Khaddit Beirut

Breaking the Cycle – Issue 2: It Starts with Us

 

By: Alain Daou, Carmen Geha, Charlotte Karam, Fadi El Khatib, Iman Nuwayhid, Lina Daouk-Öyry, Lina Tannir, Najat Saliba, Nuhad Yazbik-Dumit, Rima Karami Akkary, Rita Tohmeh Kikano, Wassim El Hajj

On September 21st 2020, the Lebanese President Michel Aoun informed the public in a press conference that unless a government is formed soon, “we are on our way to hell.” A wave of anxiety spread across the nation turning last Monday into an even more stressful day than the usual. “I wish I never had kids,” one friend said. “How are we supposed to sleep at night knowing we are on a free fall to hell?” asked another.

Acknowledging the political decadence and complexities in Lebanon and the loss of morale amongst its people, Khaddit Beirut refuses to succumb to the doomsday scenarios circulated by the political elite. Khaddit Beirut will intervene where it can to make people’s lives a little better, especially in the communities most affected by the explosion of August 4th.

On that same Monday at 7:00 pm, Khaddit Beirut held its regular General Assembly to discuss progress, share updates, and propose new ideas. In spite of all odds, we ended the meeting at a high note empowered and inspired by the sense of collective purpose and commitment to working together and making a difference. Khaddit Beirut, a national initiative, is a platform for social, scientific, and political exchange and activism. Our initiatives are evidence-based, community-led, and locally-driven. We are a small group of activists and scholars of various disciplines, who made the choice to share moments of anger, cross the boundaries of our disciplines, and work together to impact the most affected neighborhoods.

However, Khaddit Beirut, other local and national initiatives, NGOs, and international agencies should not and cannot replace the role of the state. We at Khaddit Beirut will not absolve the state of its responsibilities and will continue to hold politicians and government officials accountable for their work. We will also invite competent civil servants to work with us and promote and advocate for an alternative way of managing the public sector—a step towards breaking the cycle of prevalent corruption and incompetence that has been the norm for Lebanese governments for many decades.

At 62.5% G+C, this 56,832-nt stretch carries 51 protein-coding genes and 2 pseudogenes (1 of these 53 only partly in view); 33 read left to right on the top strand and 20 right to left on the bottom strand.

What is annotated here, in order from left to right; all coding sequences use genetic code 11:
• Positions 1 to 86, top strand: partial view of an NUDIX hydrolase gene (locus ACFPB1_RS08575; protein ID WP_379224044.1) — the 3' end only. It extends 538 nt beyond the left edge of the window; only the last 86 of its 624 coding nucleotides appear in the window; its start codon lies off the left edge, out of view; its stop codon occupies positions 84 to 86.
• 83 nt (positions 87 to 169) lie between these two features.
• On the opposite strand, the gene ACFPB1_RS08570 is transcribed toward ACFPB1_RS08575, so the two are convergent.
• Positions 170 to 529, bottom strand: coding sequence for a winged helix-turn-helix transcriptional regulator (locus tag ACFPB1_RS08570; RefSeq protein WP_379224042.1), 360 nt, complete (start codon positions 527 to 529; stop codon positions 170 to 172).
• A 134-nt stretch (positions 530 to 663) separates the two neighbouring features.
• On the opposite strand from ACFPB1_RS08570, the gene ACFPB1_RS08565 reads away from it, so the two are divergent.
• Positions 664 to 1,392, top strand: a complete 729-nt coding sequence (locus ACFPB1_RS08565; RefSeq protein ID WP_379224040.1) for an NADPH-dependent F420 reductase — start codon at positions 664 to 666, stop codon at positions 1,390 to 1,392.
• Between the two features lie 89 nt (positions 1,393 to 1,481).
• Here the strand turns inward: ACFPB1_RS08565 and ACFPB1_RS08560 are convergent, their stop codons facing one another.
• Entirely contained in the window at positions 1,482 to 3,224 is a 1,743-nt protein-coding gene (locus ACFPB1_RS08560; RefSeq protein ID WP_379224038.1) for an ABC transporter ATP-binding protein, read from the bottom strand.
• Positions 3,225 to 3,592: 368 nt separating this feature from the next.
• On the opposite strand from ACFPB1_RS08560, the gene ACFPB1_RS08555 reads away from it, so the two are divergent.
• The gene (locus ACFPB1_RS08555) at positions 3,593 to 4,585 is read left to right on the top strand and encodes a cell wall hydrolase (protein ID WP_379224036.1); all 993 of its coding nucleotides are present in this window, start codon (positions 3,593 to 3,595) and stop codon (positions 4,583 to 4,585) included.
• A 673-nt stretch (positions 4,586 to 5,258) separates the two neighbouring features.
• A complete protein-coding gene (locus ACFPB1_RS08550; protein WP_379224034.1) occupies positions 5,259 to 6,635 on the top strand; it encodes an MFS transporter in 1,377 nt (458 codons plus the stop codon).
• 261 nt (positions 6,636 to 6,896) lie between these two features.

The current issue of “Breaking the Cycle” advocates for institutional mechanisms of accountability. We focus on two institutional challenges:

1. The Parliament:

The Parliament is supposed to be the voice of people, a space for the deliberation of laws and regulations, and the forum to hold the executive arm of the state accountable. However, over the years and more so recently it has become the weakest link in the state. It has been transformed into a rubberstamp institution that votes on and approves decisions “cooked” entirely outside its hallways. Deliberations of issues and the voting record of each member of the parliament are not accessible to the public. This is the time to hold our parliamentarians accountable to their electorate and demand that they legislate mechanisms for transparency and good governance. Members of Parliament are entrusted to manage public affairs and resources to ensure human rights through the rule of law, participatory decision-making, transparency, and accountability. This is at the heart of good governance and very far removed from the actual role Lebanese parliamentarians play.

2. The Government:

The people of Lebanon cannot afford more bickering over ministries. It is time to demand a government that values inter-ministerial collaboration and cooperation and work in unity to serve the people especially those in utmost need. The debate on the value of ministries and number of ministers serves no one but the agenda of sectarian political parties. The focus of the debate should shift towards needed expertise and how the work of the different ministries should feed into each other and build on one another. The distribution of ministries based on political affiliation is a recipe for failure and competition over scarce resources.

We are not just dreamers at Khaddit Beirut – we are doers and know that we are not alone. Together we have to break the cycle of despair and passivity. If not now in the wake of the horrible disaster of August 4, then when? Collectively, we can impact a change by adopting a trans-disciplinary and locally-led approach to community work, while demanding institutional accountability and inter-ministerial collaboration. To serve people who are vulnerable and need aid the most, we need cooperation and work in unity rather than polarization and empty promises. We need to start by refocusing the conversation on what matters: people’s health and livelihoods. Any cabinet that does not put this at its heart is doomed to fail. We refuse to be taken to “hell” and stand together to offer an alternative on how to conduct relief efforts, work with the people that need it most, and demand institutional change.